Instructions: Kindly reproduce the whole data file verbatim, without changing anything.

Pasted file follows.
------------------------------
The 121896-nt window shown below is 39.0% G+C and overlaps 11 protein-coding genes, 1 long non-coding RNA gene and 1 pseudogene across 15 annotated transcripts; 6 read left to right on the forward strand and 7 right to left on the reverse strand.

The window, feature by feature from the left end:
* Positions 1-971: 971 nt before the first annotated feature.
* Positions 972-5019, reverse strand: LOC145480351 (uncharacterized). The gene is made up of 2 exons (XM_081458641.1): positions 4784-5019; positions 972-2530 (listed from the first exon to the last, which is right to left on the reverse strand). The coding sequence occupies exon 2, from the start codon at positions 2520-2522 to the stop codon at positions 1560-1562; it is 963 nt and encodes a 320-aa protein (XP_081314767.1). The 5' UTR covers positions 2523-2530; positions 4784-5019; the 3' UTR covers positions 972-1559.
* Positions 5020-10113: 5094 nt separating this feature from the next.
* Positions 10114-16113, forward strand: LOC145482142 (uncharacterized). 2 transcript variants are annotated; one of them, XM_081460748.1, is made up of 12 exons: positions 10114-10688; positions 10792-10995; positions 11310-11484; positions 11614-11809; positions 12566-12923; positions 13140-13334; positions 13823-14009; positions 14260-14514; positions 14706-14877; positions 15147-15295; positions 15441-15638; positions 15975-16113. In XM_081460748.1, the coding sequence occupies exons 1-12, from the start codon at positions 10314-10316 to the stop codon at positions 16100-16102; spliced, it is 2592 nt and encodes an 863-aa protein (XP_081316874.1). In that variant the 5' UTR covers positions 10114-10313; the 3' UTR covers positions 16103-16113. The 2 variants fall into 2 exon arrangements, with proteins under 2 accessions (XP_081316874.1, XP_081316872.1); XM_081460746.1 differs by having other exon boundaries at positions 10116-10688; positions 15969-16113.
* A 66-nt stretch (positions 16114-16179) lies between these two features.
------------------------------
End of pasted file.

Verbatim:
The 121896-nt window shown below is 39.0% G+C and overlaps 11 protein-coding genes, 1 long non-coding RNA gene and 1 pseudogene across 15 annotated transcripts; 6 read left to right on the forward strand and 7 right to left on the reverse strand.

The window, feature by feature from the left end:
* Positions 1-971: 971 nt before the first annotated feature.
* Positions 972-5019, reverse strand: LOC145480351 (uncharacterized). The gene is made up of 2 exons (XM_081458641.1): positions 4784-5019; positions 972-2530 (listed from the first exon to the last, which is right to left on the reverse strand). The coding sequence occupies exon 2, from the start codon at positions 2520-2522 to the stop codon at positions 1560-1562; it is 963 nt and encodes a 320-aa protein (XP_081314767.1). The 5' UTR covers positions 2523-2530; positions 4784-5019; the 3' UTR covers positions 972-1559.
* Positions 5020-10113: 5094 nt separating this feature from the next.
* Positions 10114-16113, forward strand: LOC145482142 (uncharacterized). 2 transcript variants are annotated; one of them, XM_081460748.1, is made up of 12 exons: positions 10114-10688; positions 10792-10995; positions 11310-11484; positions 11614-11809; positions 12566-12923; positions 13140-13334; positions 13823-14009; positions 14260-14514; positions 14706-14877; positions 15147-15295; positions 15441-15638; positions 15975-16113. In XM_081460748.1, the coding sequence occupies exons 1-12, from the start codon at positions 10314-10316 to the stop codon at positions 16100-16102; spliced, it is 2592 nt and encodes an 863-aa protein (XP_081316874.1). In that variant the 5' UTR covers positions 10114-10313; the 3' UTR covers positions 16103-16113. The 2 variants fall into 2 exon arrangements, with proteins under 2 accessions (XP_081316874.1, XP_081316872.1); XM_081460746.1 differs by having other exon boundaries at positions 10116-10688; positions 15969-16113.
* A 66-nt stretch (positions 16114-16179) lies between these two features.